Not only have the global policy settings deepened, reporting requirements have too. In 2014, the G4 Standards had 94 pages. In 2016, the GRI Standards were released with a whopping 443 pages. The most recent 2020 version has grown to 575 pages. A small sustainability team won’t cut it. Companies will be expected to field experts in human rights, privacy, ethical procurement, biodiversity and more to meet these deepening expectations.
Our prediction: ‘Alternative‘ green products will become the norm.
When renewable energy first entered into public discourse, products were referred to as ‘alternatives’. It took several years before the term wore out and they moved from ‘alternative’ to ‘mainstream’.
Source: Google trends, tracking worldwide trends from 2004-present.
Renewable energy is just one of the many green products on the market labelled ‘alternative’. There are alternative materials, packaging and meats. Interest in these green products has been shown to be more than fantasy. We predict that over time these alternatives will become the norm.
Renewable energy is now responsible for 29% of global electricity generation. Over the past decade, renewable energy use has grown at an average rate of 13.7% per year. In Europe, renewable energy overtook fossil fuels, in the first half of 2020 – responsible for 40% of electricity generation compared to the 34% of fossil fuels.
Growth in renewable energy is paralleled in alternative meats. From January to August of 2020, Impossible Foods went from being stocked in 150 American grocery stores to 9000. The market isn’t just a vegetarian niche, 90% of those consumers were meat-eaters. The global meat substitutes sector is now worth US$20.7 billion and is set to grow with the world’s largest meat processors, such as JBS, Tyson and Cargill, already offering their own alternative meat products.
Alternative packaging solutions are also beginning to blossom, with the sector expected to grow at 9.25% per year over the next five years. Much of this growth is driven by governments, like Australia’s target for all packaging to be recyclable, compostable or reusable by 2025. The New Plastics Economy Global Commitment sets out a similar goal. With so much demand from consumers and drive from policymakers, these alternative products and services are not going away.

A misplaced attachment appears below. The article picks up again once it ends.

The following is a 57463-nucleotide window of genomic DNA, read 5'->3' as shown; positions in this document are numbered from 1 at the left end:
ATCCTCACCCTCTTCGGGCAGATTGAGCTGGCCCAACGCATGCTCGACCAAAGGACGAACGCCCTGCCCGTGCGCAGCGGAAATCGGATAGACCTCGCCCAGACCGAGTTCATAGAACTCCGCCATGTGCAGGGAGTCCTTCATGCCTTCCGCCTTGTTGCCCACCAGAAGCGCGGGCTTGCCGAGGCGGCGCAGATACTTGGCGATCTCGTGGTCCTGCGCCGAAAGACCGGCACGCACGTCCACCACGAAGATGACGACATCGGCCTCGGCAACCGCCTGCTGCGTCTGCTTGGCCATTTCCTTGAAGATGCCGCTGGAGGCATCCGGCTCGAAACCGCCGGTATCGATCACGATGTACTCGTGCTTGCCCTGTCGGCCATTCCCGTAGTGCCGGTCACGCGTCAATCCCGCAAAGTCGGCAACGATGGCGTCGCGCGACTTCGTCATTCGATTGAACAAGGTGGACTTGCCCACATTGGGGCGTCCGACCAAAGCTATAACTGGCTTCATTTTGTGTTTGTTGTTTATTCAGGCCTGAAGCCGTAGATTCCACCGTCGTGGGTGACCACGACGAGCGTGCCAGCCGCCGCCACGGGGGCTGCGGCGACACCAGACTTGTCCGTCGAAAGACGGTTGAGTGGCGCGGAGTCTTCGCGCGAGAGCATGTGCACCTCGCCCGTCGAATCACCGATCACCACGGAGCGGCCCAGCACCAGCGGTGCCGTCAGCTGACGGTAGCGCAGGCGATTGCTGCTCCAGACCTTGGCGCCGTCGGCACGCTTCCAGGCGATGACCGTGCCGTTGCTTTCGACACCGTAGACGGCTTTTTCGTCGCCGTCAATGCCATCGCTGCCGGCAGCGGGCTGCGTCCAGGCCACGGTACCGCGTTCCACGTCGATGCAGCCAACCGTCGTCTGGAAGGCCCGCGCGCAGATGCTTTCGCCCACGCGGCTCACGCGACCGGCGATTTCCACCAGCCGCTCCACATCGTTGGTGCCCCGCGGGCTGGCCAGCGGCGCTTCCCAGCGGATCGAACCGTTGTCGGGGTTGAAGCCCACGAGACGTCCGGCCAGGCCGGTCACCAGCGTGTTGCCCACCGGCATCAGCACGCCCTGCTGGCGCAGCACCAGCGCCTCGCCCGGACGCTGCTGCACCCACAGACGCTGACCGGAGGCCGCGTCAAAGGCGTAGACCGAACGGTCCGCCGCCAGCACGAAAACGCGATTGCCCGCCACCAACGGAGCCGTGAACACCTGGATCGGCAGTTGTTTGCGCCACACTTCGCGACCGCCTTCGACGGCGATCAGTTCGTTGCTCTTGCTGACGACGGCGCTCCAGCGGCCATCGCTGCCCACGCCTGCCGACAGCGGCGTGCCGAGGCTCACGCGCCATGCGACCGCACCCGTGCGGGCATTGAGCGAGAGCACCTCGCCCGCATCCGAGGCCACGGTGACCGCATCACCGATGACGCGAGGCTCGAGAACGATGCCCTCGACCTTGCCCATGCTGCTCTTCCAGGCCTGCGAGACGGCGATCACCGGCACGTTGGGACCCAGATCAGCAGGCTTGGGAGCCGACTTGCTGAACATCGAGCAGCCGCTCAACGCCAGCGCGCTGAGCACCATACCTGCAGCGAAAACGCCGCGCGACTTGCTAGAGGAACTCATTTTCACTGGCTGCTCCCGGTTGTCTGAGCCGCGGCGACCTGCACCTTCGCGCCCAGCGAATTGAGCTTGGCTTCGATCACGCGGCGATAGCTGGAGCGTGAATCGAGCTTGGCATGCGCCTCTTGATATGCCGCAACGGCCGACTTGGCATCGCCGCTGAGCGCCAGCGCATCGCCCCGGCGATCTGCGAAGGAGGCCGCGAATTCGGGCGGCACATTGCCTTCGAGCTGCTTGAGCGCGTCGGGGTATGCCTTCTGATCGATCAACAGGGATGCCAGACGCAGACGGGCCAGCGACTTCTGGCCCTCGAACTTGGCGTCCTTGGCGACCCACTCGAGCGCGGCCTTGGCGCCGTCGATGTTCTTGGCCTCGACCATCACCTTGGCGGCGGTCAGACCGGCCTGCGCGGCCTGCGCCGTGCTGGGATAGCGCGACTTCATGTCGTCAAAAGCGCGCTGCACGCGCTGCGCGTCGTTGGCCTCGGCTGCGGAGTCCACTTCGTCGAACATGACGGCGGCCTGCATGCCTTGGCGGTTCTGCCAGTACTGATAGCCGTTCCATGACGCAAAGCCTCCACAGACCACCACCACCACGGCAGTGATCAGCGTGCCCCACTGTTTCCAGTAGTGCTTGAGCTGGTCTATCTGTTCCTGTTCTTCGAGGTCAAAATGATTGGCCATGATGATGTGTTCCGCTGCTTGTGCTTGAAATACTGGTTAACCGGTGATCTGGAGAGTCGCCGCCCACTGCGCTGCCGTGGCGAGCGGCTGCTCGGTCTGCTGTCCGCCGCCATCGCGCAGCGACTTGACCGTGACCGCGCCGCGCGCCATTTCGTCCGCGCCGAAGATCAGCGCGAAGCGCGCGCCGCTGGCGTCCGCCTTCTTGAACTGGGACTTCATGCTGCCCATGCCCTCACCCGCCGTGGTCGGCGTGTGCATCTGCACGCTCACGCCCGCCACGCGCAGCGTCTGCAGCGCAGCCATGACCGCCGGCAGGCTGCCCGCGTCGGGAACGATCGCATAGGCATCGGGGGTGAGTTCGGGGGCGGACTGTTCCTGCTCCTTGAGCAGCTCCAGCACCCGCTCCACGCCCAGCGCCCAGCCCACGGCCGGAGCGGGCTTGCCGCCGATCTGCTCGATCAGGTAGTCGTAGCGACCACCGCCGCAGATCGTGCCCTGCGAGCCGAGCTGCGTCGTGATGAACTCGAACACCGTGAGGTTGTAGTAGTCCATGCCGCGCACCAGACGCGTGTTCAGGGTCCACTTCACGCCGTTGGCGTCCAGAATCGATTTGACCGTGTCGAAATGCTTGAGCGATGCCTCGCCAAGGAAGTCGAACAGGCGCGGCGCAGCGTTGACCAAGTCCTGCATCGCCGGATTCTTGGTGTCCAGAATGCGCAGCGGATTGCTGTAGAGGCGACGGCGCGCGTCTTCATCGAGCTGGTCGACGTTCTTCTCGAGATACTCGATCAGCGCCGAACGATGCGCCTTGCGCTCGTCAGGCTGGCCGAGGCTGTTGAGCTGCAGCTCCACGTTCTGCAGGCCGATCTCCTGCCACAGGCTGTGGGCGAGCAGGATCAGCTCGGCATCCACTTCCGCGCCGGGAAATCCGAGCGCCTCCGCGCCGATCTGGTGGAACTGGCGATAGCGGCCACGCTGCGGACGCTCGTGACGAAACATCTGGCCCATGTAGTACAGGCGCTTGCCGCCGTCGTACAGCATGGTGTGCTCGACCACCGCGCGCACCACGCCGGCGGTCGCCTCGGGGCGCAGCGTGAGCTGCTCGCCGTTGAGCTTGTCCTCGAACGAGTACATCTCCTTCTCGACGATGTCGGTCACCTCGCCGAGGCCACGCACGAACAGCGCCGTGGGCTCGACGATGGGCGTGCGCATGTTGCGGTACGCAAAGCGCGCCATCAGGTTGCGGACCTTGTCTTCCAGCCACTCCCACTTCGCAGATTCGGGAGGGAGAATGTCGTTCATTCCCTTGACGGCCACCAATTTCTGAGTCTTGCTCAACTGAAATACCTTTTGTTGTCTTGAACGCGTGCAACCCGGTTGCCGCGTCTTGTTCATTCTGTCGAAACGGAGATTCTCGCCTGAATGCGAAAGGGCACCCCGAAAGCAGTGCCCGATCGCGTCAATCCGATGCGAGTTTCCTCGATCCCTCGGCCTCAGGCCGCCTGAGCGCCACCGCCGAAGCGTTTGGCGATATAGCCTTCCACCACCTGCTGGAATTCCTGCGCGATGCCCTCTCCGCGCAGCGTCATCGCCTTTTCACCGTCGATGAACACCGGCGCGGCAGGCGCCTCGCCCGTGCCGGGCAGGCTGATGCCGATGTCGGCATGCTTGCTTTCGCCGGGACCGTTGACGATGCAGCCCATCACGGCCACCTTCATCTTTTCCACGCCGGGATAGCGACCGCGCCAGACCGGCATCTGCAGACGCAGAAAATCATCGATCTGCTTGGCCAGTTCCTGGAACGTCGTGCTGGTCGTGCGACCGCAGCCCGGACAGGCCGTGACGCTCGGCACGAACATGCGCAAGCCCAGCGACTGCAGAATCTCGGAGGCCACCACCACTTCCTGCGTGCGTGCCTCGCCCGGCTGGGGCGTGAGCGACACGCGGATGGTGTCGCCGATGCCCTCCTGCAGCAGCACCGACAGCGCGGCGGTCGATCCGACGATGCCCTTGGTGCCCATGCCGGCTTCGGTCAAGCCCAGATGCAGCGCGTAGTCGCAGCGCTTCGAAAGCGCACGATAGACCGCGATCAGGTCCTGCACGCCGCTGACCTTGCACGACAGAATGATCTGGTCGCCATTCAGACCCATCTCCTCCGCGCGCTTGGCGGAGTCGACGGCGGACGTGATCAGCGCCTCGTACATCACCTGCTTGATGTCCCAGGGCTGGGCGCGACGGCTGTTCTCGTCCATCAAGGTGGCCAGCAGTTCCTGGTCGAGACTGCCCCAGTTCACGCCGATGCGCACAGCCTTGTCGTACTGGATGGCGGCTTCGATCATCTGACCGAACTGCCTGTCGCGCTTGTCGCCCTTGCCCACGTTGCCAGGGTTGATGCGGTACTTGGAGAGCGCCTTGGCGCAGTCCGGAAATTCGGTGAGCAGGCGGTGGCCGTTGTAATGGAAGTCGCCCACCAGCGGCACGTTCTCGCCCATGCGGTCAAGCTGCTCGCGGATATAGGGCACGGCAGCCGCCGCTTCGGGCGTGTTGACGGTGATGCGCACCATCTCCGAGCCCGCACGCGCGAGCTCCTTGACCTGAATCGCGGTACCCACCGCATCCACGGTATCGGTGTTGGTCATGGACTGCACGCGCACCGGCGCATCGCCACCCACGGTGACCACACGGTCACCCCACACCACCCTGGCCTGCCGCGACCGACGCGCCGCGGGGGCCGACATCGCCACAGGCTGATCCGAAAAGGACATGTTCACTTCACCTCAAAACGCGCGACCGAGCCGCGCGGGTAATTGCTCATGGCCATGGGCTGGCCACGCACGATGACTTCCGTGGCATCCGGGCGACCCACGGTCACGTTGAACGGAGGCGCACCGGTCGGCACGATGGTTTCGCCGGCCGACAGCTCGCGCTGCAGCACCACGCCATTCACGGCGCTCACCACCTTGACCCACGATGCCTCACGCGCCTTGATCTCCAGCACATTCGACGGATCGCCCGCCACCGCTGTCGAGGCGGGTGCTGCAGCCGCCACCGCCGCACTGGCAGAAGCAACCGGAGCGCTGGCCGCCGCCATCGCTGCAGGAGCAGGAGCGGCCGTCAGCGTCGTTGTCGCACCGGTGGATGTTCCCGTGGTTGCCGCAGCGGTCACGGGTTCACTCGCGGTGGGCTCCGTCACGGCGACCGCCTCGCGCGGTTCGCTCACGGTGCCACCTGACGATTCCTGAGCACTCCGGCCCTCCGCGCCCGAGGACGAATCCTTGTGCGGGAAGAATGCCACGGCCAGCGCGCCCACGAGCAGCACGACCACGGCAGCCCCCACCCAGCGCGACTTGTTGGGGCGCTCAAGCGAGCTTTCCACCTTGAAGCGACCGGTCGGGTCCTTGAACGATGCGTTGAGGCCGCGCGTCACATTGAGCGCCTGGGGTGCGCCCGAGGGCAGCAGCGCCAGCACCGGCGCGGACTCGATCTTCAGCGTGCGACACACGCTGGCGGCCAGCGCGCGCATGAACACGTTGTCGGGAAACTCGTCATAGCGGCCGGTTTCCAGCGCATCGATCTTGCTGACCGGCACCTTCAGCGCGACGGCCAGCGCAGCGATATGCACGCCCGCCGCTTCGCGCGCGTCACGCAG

Our prediction: It will become the expected norm for companies be carbon neutral.
Becoming carbon neutral or achieving net zero has been an ambitious goal for many companies. As of September 2020, only 294 companies across the globe had reached net zero. In the future as we decarbonise the economy, we will see this ambition become the norm.
Already, many companies are setting targets to be net zero. One fifth of the world’s 2,000 largest companies have made these commitments, and these numbers are only increasing. The number of commitments have doubled in less than a year. Most are aiming for a zero-carbon economy by 2050 as part of the UN Race to Zero. This UN corporate coalition involves more than 3000 businesses and over 700 cities worldwide.
As more and more companies strive towards carbon neutral, it will no longer be unusual for companies to achieve this milestone. Instead, it will become the minimum standard. The road to a neutral economy remains a challenging feat while we wait for finance, policies and technology to catch up, but it is inevitable. Just as customers buy food expecting it to be safe from the get-go, without additional labelling, they will also assume products are carbon neutral.
Our prediction: Corporate sustainability will explode in the East.
During the 20th century, the world’s economic centre of gravity sat somewhere in the north Atlantic Ocean. This centre of gravity is rapidly shifting east and by 2050, it’s expected to sit near northern India.
This shift in economic power will shape the future of sustainability. There will be increasing expectations on the East to meet higher sustainability standards. And in turn, a ramping up of sustainability efforts to meet these expectations.
Already, China has overtaken the US as the world’s top consumer of renewable energy in 2018. This continues to grow. And it is growing far faster than elsewhere, at 33.4% per year (compared to the average 13.7%). This is part of its 5-year economic plan that prioritises sustainable development.